Skip to content or view screen version

CIPO-RFM organising democratically through an inclusive process.

Guido & Zinco | 30.12.2004 20:42 | Globalisation | World

Below is an account of one of the CIPO-RFM assemblies. The assemblies are a process whereby the organisation defines its policies and works out its strategy for representing the interests of thousands of indigenous people across the state of Oaxaca.

Before the assembly started the participants received a fanzine about the life and work of Ricardo Flores Magon, the person that inspired the line of the organisation.

Each delegate to the assembly is an elected representative of an indigenous community of Oaxaca. The main business was conducted in Spanish though many of the delegates often conferred with each other in their native indigenous languages. It was clear that many of the delegates were only fluent in Spanish we met one child and one old woman during our stay who did not speak any Spanish at all. One of the main achievements of CIPO-RFM is to unite many different communities despite the language barriers that they have to overcome.
At the start of the assembly the moderator presents the points for discussion.
These included: The protest camp, the legal situation for those imprisoned, the present state of resources within the organisation, the women’s cooperative, an ongoing evaluation of the organisation’s objectives what had been achieved and matters arising. Throughout the assembly which ran well into the night over two days the moderator always ensured that each representative had their say on each topic under discussion. Each representative from the communities gave an overview of their present situation and updates on current projects. One of the main problems they are facing is that of transport, Oaxaca is Geographically a very large area. So some communities find it difficult to supply volunteers for the ‘tequios’. A ‘tequio’ is a form of organising collective labour for the good of the organisation or the communities. For example schools, road building, staffing the protest camp and building the cultural centre all rely on ‘tequio’ labour.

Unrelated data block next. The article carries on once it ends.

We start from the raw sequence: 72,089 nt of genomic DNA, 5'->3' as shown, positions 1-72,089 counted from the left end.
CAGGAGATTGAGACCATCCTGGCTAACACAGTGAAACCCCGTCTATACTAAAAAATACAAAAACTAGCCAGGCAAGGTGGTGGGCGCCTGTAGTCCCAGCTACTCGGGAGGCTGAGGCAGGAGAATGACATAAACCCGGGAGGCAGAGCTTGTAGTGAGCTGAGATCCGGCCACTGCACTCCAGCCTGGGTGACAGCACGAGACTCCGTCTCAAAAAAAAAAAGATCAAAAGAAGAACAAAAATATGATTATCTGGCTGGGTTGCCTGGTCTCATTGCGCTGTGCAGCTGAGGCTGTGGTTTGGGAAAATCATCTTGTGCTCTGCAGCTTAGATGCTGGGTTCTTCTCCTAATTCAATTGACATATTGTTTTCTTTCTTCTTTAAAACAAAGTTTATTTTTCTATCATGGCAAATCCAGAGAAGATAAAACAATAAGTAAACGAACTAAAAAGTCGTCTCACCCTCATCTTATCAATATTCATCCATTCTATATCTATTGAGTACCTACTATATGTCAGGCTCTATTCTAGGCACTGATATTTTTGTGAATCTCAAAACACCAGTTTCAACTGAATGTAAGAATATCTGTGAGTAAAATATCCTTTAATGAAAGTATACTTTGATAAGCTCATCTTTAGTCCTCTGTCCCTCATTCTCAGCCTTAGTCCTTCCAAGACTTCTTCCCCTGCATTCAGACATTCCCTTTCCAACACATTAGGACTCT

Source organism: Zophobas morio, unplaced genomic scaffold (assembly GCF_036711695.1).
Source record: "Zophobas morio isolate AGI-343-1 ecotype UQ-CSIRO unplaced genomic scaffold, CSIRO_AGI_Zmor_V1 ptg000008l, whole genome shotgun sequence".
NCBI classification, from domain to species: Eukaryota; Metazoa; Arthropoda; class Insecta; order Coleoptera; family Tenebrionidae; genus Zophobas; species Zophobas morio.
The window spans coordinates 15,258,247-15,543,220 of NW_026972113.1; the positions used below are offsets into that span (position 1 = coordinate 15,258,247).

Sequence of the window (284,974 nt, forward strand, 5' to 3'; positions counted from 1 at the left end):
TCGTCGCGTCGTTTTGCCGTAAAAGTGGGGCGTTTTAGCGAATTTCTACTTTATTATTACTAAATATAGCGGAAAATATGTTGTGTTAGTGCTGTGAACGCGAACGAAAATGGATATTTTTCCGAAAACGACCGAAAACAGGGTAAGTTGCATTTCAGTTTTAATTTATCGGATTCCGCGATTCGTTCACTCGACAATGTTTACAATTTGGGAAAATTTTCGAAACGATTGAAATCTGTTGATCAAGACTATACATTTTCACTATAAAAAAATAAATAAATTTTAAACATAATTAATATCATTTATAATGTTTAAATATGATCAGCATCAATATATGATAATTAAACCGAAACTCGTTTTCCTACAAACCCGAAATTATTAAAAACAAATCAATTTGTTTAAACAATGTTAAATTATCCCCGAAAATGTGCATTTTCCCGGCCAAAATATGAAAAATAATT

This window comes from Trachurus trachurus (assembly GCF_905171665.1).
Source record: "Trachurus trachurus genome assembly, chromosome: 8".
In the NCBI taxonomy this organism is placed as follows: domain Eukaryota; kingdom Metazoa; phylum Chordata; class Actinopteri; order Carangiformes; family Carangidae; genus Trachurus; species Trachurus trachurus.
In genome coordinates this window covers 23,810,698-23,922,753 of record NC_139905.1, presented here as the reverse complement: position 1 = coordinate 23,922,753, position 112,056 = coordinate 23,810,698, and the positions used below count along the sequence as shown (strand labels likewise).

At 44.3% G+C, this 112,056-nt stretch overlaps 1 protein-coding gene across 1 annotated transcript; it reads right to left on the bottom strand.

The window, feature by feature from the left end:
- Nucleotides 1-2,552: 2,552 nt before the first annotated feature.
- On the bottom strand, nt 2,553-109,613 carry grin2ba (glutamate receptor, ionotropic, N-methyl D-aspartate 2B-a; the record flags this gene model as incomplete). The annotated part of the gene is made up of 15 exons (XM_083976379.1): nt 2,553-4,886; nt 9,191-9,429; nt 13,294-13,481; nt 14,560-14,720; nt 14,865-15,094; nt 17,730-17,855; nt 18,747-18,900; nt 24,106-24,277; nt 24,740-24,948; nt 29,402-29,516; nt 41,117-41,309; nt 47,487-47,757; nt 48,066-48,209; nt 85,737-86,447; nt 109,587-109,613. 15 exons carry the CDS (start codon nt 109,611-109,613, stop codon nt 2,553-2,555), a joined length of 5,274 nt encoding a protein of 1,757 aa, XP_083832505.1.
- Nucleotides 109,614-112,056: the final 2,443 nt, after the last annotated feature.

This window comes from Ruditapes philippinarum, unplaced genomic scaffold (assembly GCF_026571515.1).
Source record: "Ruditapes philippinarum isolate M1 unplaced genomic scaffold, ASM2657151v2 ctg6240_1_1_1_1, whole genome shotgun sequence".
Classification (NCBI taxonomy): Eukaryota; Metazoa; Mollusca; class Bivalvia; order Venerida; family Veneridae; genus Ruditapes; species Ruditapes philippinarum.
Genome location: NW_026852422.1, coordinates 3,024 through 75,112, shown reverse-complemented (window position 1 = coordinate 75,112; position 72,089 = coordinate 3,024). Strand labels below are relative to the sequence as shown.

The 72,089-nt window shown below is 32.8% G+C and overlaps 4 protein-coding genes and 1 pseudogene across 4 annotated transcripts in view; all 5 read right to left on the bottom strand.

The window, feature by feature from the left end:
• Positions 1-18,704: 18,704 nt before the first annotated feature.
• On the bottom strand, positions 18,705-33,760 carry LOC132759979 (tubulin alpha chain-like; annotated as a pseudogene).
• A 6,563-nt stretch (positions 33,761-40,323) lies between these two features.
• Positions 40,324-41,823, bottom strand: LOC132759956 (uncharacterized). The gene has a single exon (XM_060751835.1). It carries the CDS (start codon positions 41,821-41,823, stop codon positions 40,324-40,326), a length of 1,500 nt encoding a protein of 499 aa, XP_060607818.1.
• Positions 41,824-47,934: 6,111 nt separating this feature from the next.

It would be inappropriate to report in detail the exact topics under discussion or some of the agreements collectively reached. However for two days we witnessed the formation of policy and ideas in a totally transparent and democratic process. We could learn a lot from these people.

CIPO-RFM website:
CIPO-RFM web pages in English:

(the words and pictures above are subject to copy write but available for free to non profit organisations/publications/websites etc. To use contact: )

Guido & Zinco
- e-mail: